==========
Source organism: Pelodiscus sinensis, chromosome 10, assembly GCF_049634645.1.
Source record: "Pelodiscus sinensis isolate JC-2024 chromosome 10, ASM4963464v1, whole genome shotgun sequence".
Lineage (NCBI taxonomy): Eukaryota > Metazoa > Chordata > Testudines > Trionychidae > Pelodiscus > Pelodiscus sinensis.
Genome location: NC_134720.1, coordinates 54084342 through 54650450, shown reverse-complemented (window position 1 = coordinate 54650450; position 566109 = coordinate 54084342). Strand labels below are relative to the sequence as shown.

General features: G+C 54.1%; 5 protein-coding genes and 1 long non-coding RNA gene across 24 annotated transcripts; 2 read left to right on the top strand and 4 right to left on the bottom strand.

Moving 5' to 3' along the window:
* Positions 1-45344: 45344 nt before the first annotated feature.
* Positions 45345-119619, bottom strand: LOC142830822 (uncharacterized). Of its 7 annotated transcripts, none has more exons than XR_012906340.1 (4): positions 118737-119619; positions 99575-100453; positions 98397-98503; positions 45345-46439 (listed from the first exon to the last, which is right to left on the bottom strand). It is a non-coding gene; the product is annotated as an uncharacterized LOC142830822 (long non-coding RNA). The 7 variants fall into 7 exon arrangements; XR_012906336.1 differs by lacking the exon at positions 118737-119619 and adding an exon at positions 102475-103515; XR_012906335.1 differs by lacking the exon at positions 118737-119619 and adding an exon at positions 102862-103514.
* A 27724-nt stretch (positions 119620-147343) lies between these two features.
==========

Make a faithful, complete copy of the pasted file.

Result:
Source organism: Pelodiscus sinensis, chromosome 10, assembly GCF_049634645.1.
Source record: "Pelodiscus sinensis isolate JC-2024 chromosome 10, ASM4963464v1, whole genome shotgun sequence".
Lineage (NCBI taxonomy): Eukaryota > Metazoa > Chordata > Testudines > Trionychidae > Pelodiscus > Pelodiscus sinensis.
Genome location: NC_134720.1, coordinates 54084342 through 54650450, shown reverse-complemented (window position 1 = coordinate 54650450; position 566109 = coordinate 54084342). Strand labels below are relative to the sequence as shown.

General features: G+C 54.1%; 5 protein-coding genes and 1 long non-coding RNA gene across 24 annotated transcripts; 2 read left to right on the top strand and 4 right to left on the bottom strand.

Moving 5' to 3' along the window:
* Positions 1-45344: 45344 nt before the first annotated feature.
* Positions 45345-119619, bottom strand: LOC142830822 (uncharacterized). Of its 7 annotated transcripts, none has more exons than XR_012906340.1 (4): positions 118737-119619; positions 99575-100453; positions 98397-98503; positions 45345-46439 (listed from the first exon to the last, which is right to left on the bottom strand). It is a non-coding gene; the product is annotated as an uncharacterized LOC142830822 (long non-coding RNA). The 7 variants fall into 7 exon arrangements; XR_012906336.1 differs by lacking the exon at positions 118737-119619 and adding an exon at positions 102475-103515; XR_012906335.1 differs by lacking the exon at positions 118737-119619 and adding an exon at positions 102862-103514.
* A 27724-nt stretch (positions 119620-147343) lies between these two features.